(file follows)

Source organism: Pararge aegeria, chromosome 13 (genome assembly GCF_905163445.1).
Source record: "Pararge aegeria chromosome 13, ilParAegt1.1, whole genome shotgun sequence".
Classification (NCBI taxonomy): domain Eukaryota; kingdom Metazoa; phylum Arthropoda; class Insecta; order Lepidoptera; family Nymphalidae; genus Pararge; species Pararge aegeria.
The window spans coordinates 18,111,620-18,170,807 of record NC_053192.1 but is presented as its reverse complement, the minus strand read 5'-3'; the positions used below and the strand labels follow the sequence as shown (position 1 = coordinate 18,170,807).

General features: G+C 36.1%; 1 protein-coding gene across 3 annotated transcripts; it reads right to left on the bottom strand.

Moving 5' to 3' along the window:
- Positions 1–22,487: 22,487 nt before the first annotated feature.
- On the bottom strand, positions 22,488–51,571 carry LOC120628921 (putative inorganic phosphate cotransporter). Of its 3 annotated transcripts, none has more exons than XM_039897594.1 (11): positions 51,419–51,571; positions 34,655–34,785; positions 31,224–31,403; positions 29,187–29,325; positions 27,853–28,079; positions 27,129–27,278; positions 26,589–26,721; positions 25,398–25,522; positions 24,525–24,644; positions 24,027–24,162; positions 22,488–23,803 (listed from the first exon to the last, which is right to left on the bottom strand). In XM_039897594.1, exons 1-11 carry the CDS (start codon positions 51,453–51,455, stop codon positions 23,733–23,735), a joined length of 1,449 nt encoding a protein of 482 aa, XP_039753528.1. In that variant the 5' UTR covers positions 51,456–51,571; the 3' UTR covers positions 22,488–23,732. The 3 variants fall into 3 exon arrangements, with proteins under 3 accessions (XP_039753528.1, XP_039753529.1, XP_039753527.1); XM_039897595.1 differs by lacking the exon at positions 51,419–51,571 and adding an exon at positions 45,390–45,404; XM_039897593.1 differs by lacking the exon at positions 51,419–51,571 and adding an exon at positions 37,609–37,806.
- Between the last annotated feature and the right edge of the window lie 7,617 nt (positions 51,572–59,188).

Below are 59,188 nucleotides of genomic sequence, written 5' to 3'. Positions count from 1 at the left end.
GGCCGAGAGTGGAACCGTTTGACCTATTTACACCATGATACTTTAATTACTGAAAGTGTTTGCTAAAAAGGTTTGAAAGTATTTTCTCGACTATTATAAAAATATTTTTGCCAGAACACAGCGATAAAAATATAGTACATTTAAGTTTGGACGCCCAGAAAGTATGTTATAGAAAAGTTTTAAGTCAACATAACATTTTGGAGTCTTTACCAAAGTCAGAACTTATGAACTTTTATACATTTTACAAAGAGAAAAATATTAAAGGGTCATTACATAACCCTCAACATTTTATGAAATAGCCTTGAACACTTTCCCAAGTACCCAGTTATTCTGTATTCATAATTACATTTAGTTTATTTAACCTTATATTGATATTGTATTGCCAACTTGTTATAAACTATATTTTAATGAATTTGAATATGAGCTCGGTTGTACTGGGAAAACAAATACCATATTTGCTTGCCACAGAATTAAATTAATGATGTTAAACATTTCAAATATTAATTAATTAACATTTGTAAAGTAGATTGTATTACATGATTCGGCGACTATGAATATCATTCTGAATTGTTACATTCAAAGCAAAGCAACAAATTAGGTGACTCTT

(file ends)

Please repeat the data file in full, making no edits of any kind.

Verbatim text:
Source organism: Pararge aegeria, chromosome 13 (genome assembly GCF_905163445.1).
Source record: "Pararge aegeria chromosome 13, ilParAegt1.1, whole genome shotgun sequence".
Classification (NCBI taxonomy): domain Eukaryota; kingdom Metazoa; phylum Arthropoda; class Insecta; order Lepidoptera; family Nymphalidae; genus Pararge; species Pararge aegeria.
The window spans coordinates 18,111,620-18,170,807 of record NC_053192.1 but is presented as its reverse complement, the minus strand read 5'-3'; the positions used below and the strand labels follow the sequence as shown (position 1 = coordinate 18,170,807).

General features: G+C 36.1%; 1 protein-coding gene across 3 annotated transcripts; it reads right to left on the bottom strand.

Moving 5' to 3' along the window:
- Positions 1–22,487: 22,487 nt before the first annotated feature.
- On the bottom strand, positions 22,488–51,571 carry LOC120628921 (putative inorganic phosphate cotransporter). Of its 3 annotated transcripts, none has more exons than XM_039897594.1 (11): positions 51,419–51,571; positions 34,655–34,785; positions 31,224–31,403; positions 29,187–29,325; positions 27,853–28,079; positions 27,129–27,278; positions 26,589–26,721; positions 25,398–25,522; positions 24,525–24,644; positions 24,027–24,162; positions 22,488–23,803 (listed from the first exon to the last, which is right to left on the bottom strand). In XM_039897594.1, exons 1-11 carry the CDS (start codon positions 51,453–51,455, stop codon positions 23,733–23,735), a joined length of 1,449 nt encoding a protein of 482 aa, XP_039753528.1. In that variant the 5' UTR covers positions 51,456–51,571; the 3' UTR covers positions 22,488–23,732. The 3 variants fall into 3 exon arrangements, with proteins under 3 accessions (XP_039753528.1, XP_039753529.1, XP_039753527.1); XM_039897595.1 differs by lacking the exon at positions 51,419–51,571 and adding an exon at positions 45,390–45,404; XM_039897593.1 differs by lacking the exon at positions 51,419–51,571 and adding an exon at positions 37,609–37,806.
- Between the last annotated feature and the right edge of the window lie 7,617 nt (positions 51,572–59,188).

Below are 59,188 nucleotides of genomic sequence, written 5' to 3'. Positions count from 1 at the left end.
GGCCGAGAGTGGAACCGTTTGACCTATTTACACCATGATACTTTAATTACTGAAAGTGTTTGCTAAAAAGGTTTGAAAGTATTTTCTCGACTATTATAAAAATATTTTTGCCAGAACACAGCGATAAAAATATAGTACATTTAAGTTTGGACGCCCAGAAAGTATGTTATAGAAAAGTTTTAAGTCAACATAACATTTTGGAGTCTTTACCAAAGTCAGAACTTATGAACTTTTATACATTTTACAAAGAGAAAAATATTAAAGGGTCATTACATAACCCTCAACATTTTATGAAATAGCCTTGAACACTTTCCCAAGTACCCAGTTATTCTGTATTCATAATTACATTTAGTTTATTTAACCTTATATTGATATTGTATTGCCAACTTGTTATAAACTATATTTTAATGAATTTGAATATGAGCTCGGTTGTACTGGGAAAACAAATACCATATTTGCTTGCCACAGAATTAAATTAATGATGTTAAACATTTCAAATATTAATTAATTAACATTTGTAAAGTAGATTGTATTACATGATTCGGCGACTATGAATATCATTCTGAATTGTTACATTCAAAGCAAAGCAACAAATTAGGTGACTCTT